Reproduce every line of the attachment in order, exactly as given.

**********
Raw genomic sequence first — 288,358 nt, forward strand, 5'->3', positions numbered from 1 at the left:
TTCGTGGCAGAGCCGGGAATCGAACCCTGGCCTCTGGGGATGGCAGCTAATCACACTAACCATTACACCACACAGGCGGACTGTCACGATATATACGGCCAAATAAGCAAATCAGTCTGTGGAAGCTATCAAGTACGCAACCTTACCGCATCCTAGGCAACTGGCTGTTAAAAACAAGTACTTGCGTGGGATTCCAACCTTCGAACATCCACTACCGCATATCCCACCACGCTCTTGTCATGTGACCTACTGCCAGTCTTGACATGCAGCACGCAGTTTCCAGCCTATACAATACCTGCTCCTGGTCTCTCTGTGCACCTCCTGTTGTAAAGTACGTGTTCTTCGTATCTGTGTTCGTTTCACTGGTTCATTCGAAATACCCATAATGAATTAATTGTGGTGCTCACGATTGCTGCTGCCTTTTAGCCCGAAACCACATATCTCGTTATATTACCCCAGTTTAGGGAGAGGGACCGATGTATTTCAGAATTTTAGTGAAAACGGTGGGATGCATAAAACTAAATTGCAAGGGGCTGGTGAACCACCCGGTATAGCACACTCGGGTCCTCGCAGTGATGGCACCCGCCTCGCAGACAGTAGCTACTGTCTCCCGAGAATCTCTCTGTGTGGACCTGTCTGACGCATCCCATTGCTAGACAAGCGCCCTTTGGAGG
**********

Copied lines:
Raw genomic sequence first — 288,358 nt, forward strand, 5'->3', positions numbered from 1 at the left:
TTCGTGGCAGAGCCGGGAATCGAACCCTGGCCTCTGGGGATGGCAGCTAATCACACTAACCATTACACCACACAGGCGGACTGTCACGATATATACGGCCAAATAAGCAAATCAGTCTGTGGAAGCTATCAAGTACGCAACCTTACCGCATCCTAGGCAACTGGCTGTTAAAAACAAGTACTTGCGTGGGATTCCAACCTTCGAACATCCACTACCGCATATCCCACCACGCTCTTGTCATGTGACCTACTGCCAGTCTTGACATGCAGCACGCAGTTTCCAGCCTATACAATACCTGCTCCTGGTCTCTCTGTGCACCTCCTGTTGTAAAGTACGTGTTCTTCGTATCTGTGTTCGTTTCACTGGTTCATTCGAAATACCCATAATGAATTAATTGTGGTGCTCACGATTGCTGCTGCCTTTTAGCCCGAAACCACATATCTCGTTATATTACCCCAGTTTAGGGAGAGGGACCGATGTATTTCAGAATTTTAGTGAAAACGGTGGGATGCATAAAACTAAATTGCAAGGGGCTGGTGAACCACCCGGTATAGCACACTCGGGTCCTCGCAGTGATGGCACCCGCCTCGCAGACAGTAGCTACTGTCTCCCGAGAATCTCTCTGTGTGGACCTGTCTGACGCATCCCATTGCTAGACAAGCGCCCTTTGGAGG